Cre. Hark, one word in your ear.
Ulyf. Now, good my lord, go off:
Ulyf. You have not patience; come. [torments,
Di. And fo good night.
Cre. Nay but you part in anger.
Trei. Doth that grieve thee?
O wither'd truth!
Ulyf. Why, how now, lord?
Dis. What are you up here, ho? fpeak.
Calchas, I think. Where is your daughter?
Cal. She comes to you.
Enter Troilus, and Ulyffes at a diftance; after them
Ulyf. Stand where the torch may not difcover us.
Troi. Creffid come forth to him!
Dio. How now, my charge?
Cre. Now, my fweet guardian !-Hark, A word with you.
Troi. Yea, fo familiar!
Ulyf. She will fing any man at first fight.
Ther. And any man
May fing her, if he can take her cliff; fhe's noted.
tabler or brabler.
Troi. By Jove, I will be patient,
* If a hound gives his mouth, and is not upon the fcent of the game, he is by fportsmen called a 2 Cliff is a mark in music at the beginning of the lines of a fong; and is the indication of the pitch, and befpeaks what kind of voice-as bafe, tenour, treble, it is proper for. The meaning is, The tide of your imagination will hurry you either to noble death from the hand of Diomed, or to the height of madness from the predominance of your own paffions. 4 Mr. Collins explains this paffage thus: "Luxuria was the appropriate term used by fchool divines, to express the fin of incontinence, which accordingly is called luxury in all our old English writers. But 3 L3 why
Cre. O, all you gods!-O pretty pretty pledge!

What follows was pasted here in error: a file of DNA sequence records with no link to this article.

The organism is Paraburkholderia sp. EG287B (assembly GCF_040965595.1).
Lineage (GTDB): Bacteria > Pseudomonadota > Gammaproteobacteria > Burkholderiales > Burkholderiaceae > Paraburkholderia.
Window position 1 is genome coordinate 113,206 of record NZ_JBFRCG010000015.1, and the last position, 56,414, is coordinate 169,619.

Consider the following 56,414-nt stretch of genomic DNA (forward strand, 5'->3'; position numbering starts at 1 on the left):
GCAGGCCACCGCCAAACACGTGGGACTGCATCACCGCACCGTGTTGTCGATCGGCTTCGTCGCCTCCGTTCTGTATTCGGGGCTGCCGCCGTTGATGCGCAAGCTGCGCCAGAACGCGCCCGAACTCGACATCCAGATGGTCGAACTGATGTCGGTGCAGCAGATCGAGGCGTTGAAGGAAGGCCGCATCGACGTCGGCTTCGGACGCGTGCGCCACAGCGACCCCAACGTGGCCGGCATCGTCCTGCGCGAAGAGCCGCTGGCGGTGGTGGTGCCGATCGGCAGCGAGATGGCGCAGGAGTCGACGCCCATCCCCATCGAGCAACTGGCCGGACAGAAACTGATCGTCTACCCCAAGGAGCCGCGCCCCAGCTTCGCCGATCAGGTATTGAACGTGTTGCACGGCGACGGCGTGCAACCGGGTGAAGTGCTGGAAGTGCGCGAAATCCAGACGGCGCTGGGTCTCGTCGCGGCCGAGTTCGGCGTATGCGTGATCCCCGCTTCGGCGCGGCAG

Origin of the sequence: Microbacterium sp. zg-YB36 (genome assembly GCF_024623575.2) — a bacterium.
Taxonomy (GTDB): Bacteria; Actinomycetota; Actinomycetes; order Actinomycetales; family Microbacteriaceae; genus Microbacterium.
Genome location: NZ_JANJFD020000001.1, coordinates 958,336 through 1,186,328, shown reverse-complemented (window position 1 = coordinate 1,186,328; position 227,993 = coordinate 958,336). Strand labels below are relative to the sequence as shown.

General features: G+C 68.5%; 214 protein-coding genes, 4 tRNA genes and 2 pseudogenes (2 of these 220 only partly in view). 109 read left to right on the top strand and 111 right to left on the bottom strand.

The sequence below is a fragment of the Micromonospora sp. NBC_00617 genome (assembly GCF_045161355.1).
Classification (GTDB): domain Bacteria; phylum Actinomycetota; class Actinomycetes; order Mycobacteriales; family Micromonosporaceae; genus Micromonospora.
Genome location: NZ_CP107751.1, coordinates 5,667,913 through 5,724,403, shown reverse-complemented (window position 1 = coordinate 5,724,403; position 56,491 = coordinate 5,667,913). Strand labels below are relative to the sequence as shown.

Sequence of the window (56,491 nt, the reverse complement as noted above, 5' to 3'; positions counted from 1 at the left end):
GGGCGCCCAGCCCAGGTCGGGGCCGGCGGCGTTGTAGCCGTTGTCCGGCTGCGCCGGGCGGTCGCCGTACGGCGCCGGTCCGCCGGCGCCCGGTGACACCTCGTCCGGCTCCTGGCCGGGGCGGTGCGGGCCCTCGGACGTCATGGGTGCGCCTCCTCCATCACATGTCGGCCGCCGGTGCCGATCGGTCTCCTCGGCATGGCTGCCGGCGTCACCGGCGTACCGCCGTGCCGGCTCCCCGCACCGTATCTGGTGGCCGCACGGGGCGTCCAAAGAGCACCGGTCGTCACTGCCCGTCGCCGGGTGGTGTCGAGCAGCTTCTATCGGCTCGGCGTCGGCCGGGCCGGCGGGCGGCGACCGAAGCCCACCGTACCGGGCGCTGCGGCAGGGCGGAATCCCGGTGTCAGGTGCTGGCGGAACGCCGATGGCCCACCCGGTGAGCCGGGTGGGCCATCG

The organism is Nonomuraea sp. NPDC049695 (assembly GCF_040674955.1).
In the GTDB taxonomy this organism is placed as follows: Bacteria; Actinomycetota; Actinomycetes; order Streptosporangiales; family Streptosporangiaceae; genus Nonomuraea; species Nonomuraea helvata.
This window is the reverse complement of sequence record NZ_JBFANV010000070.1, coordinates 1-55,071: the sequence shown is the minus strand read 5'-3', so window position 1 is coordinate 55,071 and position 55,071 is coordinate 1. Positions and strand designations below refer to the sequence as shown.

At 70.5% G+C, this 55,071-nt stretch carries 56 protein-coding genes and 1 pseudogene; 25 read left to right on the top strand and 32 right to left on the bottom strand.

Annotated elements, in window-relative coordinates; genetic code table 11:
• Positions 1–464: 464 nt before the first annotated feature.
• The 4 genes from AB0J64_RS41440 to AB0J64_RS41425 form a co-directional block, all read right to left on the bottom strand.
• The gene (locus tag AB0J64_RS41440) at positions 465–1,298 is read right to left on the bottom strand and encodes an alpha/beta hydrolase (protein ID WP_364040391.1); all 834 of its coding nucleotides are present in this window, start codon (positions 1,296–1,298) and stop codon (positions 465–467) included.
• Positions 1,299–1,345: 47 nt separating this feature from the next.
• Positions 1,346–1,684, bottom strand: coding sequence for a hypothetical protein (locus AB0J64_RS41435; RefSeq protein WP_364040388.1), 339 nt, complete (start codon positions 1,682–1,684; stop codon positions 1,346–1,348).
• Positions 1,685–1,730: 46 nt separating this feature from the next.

Uly. Why ftay we then?
Trai. To make a recordation to my foul
Ulyf. I cannot conjure, Trojan.
Ulyf. Moft fure, she was:
Troi. Why, my negation hath no taste of madness.
Troi. Let it not be believ'd for womanhood! Think, we had mothers; do not give advantage
Cre. You shall not have it, Diomed; faith you 35 To ftubborn critics-apt, without a theme,
I'll give you fomething else.
Dio. I will have this; Whofe was it?
Cre. It is no matter.
Dio. Come, tell me whofe it was.
Cre. 'Twas one's that lov'd me better than you
But, now you have it, take it.
Dio. Whofe was it?
Cre. By all Diana's waiting women yonder 2, And by herself, I will not tell you whose.
Dio. To-morrow will I wear it on my helm; And grieve his fpirit, that dares not challenge it. Troi. Wer't thou the devil, and wor'ft it on thy horn,
It fhould be challeng'd.
[is not; 50 Gre. Well, well, 'tis done, 'tis paft ;-And yet it I will not keep my word.
Dio. Why then, farewel;
Thou never fhalt mock Diomed again.
For depravation-to fquare the general sex
Trei. Nothing at all, unless that this were the.
Cre. You fhall not go:-One cannot speak a word, 55 And yet the fpacious breadth of this divifion
But it ftraight starts you.
Dio. I do not like this fooling.
Ther. Nor 1, by Pluto: but that that likes not you,
Pleafes me best.
Din. What, fhall I come? the hour?
Admits no orifice for a point, as fubtle